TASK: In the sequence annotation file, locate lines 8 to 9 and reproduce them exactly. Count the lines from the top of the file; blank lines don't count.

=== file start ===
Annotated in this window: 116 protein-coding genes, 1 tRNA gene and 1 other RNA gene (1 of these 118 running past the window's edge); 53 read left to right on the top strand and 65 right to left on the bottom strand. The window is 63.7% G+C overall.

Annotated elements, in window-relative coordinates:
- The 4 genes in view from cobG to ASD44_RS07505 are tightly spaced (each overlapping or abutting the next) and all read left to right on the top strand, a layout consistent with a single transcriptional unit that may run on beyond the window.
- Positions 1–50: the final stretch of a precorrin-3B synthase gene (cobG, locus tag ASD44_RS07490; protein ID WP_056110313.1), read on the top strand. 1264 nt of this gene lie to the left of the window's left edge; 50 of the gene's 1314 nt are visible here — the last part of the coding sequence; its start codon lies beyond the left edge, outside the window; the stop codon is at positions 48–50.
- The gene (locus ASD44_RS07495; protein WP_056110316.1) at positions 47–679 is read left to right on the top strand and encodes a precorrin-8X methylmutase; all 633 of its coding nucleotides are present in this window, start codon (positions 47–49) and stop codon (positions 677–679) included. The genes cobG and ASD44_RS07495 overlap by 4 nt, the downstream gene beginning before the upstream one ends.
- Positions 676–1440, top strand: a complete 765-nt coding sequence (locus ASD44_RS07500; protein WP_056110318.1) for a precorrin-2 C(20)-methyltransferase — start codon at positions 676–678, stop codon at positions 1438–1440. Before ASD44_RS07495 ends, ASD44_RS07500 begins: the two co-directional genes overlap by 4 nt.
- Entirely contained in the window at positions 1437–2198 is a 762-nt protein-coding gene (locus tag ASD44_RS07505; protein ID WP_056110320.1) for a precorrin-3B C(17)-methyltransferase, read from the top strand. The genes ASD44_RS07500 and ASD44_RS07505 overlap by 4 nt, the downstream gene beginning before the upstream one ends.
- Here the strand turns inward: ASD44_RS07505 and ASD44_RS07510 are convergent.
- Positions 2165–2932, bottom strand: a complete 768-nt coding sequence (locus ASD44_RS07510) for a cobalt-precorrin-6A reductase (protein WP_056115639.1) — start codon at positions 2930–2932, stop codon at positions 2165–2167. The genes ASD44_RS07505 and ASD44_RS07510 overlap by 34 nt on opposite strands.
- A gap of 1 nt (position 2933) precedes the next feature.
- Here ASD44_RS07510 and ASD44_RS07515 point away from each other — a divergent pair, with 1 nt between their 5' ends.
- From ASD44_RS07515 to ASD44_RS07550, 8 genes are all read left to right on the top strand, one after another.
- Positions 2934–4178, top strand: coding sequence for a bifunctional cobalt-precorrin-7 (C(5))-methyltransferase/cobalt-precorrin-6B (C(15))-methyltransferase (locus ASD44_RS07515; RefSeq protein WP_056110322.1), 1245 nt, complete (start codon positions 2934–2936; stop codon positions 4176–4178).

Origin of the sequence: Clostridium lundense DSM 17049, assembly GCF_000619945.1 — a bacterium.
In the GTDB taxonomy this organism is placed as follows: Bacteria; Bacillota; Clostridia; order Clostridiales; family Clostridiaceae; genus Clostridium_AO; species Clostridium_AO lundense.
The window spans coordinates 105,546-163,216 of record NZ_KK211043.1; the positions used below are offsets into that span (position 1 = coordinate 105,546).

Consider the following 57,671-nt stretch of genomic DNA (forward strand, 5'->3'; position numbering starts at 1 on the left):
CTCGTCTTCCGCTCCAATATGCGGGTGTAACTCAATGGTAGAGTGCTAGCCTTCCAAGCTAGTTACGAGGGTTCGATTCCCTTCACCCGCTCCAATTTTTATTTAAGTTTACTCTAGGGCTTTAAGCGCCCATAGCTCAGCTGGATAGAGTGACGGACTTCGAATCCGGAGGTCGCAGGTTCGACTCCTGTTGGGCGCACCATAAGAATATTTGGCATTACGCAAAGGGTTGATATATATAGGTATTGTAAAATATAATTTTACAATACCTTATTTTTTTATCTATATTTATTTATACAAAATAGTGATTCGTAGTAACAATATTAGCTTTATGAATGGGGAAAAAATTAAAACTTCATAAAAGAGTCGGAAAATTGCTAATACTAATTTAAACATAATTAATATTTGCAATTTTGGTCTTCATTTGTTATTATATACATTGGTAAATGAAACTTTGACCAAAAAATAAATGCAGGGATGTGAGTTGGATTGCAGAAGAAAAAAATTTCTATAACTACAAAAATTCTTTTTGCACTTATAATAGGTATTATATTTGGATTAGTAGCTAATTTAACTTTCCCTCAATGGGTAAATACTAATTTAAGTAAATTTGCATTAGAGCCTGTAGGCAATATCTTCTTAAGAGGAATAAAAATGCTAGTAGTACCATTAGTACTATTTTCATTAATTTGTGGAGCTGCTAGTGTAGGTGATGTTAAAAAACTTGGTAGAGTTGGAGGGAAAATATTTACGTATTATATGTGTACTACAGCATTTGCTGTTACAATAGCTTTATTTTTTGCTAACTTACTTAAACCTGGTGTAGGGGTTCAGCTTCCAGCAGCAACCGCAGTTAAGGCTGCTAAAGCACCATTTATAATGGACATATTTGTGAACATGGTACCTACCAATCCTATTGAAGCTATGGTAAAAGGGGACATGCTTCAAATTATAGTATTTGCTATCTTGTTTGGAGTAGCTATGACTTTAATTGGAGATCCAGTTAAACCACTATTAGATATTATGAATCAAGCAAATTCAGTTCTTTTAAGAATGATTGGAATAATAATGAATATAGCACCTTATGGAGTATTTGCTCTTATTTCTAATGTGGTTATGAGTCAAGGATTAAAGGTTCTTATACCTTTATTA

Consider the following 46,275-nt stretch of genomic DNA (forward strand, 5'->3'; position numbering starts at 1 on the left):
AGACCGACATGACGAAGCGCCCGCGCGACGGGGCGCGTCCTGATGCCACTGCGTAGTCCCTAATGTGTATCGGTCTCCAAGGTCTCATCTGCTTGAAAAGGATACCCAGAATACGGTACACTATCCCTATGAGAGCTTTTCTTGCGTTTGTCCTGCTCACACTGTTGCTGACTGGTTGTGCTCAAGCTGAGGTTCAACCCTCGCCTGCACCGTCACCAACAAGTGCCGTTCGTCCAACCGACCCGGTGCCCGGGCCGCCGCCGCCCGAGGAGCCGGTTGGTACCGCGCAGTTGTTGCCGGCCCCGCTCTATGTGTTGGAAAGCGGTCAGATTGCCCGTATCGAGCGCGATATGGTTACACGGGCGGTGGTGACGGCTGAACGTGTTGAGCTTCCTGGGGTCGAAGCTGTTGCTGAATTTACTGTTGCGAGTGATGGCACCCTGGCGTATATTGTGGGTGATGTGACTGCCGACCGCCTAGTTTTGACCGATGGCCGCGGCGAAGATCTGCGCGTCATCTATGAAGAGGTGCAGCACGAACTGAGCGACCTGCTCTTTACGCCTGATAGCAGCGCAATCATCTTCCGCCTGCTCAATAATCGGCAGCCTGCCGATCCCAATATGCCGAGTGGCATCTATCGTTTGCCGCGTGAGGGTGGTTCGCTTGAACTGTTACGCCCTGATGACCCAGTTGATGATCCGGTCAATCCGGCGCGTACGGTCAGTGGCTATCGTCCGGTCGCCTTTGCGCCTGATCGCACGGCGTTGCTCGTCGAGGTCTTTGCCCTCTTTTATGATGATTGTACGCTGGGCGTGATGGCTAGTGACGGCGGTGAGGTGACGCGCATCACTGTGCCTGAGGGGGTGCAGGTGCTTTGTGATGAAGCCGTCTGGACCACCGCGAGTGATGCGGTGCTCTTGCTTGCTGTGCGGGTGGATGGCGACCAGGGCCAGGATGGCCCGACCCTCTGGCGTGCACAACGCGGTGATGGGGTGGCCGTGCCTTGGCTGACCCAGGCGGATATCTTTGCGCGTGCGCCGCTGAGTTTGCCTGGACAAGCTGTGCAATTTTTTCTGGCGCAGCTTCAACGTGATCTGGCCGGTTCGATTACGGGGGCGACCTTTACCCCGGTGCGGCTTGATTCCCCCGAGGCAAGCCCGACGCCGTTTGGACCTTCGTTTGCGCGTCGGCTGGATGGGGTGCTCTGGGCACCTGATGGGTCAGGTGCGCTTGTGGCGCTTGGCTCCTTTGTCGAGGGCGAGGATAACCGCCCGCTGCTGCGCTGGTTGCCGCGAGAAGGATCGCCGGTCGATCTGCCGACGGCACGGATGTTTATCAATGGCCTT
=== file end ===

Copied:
- Here the strand turns inward: ASD44_RS07505 and ASD44_RS07510 are convergent.
- Positions 2165–2932, bottom strand: a complete 768-nt coding sequence (locus ASD44_RS07510) for a cobalt-precorrin-6A reductase (protein WP_056115639.1) — start codon at positions 2930–2932, stop codon at positions 2165–2167. The genes ASD44_RS07505 and ASD44_RS07510 overlap by 34 nt on opposite strands.